|Cheapo Article:||Tokyo Architecture: The 9 Best Buildings in the Capital|
|Related Events:||Golden Gai Chill Out Festival|
|Related Itinerary:||Tastes of Tokyo: A 3-Day Culinary Itinerary|
449 m from Seibushinjuku Station
0.5 km from Higashi-shinjuku Station
0.6 km from Shinjuku Station
|Address:||1 Chome-1 Kabukichō, Shinjuku-ku, Tōkyō-to 160-0021 [map]|
|Hours:||5:30pm until late|
If, like Alicia Bridges, you like the nightlife and you’ve got to boogie, Tokyo’s Golden Gai should be at the top of your after-hours itinerary. But be warned: boogieing is going to be tricky in some of the bars in this crow’s nest of tiny alleys and tinier passageways—the area’s six wee little streets are home to over 200 bars, eateries and clubs, some of them so small that they can seat only four or five patrons. (As always, karaoke will be easier.)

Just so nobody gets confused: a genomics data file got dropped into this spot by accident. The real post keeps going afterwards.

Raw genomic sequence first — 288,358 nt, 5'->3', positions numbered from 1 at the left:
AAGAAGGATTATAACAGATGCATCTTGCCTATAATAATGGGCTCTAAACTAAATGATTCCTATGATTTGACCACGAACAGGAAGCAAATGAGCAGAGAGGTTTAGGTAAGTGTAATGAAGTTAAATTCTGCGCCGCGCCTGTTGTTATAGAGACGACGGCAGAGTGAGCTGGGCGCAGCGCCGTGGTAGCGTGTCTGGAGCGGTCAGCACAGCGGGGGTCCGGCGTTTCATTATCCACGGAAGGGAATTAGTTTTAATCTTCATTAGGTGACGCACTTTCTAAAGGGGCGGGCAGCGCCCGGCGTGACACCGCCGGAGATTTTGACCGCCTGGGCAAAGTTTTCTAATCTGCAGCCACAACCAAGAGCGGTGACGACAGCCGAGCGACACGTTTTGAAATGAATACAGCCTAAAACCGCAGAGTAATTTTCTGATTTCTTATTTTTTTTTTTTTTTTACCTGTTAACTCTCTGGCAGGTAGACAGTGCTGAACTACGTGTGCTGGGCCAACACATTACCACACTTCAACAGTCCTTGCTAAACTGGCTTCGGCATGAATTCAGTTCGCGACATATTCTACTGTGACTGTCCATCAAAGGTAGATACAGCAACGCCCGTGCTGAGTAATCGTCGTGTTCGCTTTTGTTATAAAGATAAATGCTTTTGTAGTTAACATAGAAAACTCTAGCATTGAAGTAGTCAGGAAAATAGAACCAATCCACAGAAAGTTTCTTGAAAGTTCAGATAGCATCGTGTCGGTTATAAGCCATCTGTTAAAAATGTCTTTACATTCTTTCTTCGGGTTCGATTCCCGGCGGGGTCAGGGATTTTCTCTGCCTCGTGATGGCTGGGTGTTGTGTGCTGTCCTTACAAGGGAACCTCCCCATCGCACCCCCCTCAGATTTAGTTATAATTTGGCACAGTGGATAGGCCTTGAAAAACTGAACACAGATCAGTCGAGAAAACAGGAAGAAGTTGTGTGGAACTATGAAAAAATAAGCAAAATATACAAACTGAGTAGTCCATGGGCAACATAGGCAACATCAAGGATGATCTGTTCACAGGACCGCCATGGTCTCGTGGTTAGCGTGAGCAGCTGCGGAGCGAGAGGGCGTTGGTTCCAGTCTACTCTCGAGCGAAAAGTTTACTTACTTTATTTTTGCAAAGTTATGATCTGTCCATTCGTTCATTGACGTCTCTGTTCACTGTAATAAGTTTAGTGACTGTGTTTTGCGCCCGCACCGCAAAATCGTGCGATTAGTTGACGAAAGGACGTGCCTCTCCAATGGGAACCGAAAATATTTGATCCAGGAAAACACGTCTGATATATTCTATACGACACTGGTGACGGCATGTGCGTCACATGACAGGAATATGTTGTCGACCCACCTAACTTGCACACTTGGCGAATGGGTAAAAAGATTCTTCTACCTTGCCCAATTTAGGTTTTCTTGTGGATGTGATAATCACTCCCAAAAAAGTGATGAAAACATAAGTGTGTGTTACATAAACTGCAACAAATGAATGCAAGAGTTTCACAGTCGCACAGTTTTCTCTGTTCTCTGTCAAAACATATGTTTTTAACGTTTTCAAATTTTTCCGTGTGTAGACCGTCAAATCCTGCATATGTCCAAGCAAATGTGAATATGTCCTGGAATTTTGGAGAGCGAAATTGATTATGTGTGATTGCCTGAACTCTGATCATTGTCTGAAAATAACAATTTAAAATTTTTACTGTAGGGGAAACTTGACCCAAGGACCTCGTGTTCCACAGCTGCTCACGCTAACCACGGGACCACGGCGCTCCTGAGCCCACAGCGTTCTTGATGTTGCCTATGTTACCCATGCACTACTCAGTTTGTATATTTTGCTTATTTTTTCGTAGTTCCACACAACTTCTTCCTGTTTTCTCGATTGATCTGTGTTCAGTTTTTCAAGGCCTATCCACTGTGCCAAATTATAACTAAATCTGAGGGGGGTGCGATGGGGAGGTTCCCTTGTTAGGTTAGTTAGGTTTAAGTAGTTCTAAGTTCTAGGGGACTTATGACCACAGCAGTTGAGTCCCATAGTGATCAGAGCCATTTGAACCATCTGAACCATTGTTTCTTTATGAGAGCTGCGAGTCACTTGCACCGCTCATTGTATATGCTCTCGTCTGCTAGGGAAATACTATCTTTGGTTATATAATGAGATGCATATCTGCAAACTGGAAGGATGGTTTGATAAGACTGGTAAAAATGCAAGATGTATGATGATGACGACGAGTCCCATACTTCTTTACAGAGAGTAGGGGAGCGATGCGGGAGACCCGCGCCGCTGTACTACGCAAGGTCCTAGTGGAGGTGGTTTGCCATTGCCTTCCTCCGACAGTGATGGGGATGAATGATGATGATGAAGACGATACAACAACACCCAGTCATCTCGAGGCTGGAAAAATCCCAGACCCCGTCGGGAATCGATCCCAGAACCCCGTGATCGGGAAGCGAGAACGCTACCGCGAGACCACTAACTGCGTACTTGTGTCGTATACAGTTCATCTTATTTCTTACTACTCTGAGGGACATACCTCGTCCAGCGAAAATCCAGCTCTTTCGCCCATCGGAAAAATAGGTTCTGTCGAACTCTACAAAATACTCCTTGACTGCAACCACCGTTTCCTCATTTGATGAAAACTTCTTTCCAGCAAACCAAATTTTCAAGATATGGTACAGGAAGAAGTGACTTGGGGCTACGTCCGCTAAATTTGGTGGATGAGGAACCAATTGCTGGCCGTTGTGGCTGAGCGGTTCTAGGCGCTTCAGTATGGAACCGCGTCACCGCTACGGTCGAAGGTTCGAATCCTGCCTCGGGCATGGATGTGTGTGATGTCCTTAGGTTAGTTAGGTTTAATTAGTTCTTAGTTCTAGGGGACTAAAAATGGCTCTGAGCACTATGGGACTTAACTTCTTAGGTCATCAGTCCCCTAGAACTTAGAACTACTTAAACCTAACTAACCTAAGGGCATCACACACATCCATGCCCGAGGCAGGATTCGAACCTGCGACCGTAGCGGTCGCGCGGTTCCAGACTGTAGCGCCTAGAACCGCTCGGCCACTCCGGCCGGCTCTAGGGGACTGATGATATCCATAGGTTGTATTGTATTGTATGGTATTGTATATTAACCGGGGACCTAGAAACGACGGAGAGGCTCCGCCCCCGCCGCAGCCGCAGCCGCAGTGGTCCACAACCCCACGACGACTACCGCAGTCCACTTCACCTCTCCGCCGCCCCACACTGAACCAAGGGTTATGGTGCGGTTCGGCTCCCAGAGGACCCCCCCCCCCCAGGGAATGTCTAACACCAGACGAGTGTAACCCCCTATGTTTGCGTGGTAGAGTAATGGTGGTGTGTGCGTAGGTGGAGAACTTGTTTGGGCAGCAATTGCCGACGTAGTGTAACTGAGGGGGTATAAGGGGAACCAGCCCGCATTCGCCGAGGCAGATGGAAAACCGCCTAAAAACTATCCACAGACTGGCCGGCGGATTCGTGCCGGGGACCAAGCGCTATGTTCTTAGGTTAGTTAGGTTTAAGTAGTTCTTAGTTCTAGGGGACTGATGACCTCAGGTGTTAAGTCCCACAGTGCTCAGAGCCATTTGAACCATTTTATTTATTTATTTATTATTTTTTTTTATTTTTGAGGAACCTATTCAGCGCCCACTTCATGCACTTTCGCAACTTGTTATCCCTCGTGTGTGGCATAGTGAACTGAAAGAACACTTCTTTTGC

A former post-war red-light area that survived the bulldozers of the 1980s, the ramshackle rookery of the Golden Gai is now a meeting place for musicians, writers and artists, and the bars (some of which are more than 40 years old) are as quirky and fringe as their clientele. Some of them take the “right of admission reserved” thing very seriously, meaning you’ll only get in if you’re with a regular, but most of them welcome anyone who wants a drink. An English-language menu outside is always a good sign. Go in late: many of the bars only open at about 9 pm, so the area only gets lively when everyone else is starting to head home.
Places to check out are Champion, which is roomy but filled with karaoke, Albatross’s rooftop terrace, and the themed environments of Zucca (Halloween) and Blue Square (vaguely S&M). For snacks to soak up the shochu, head over to Omoide Yokocho (aka Piss Alley) where there are cafes and chophouses aplenty. The area is also near to the famous Robot Restaurant.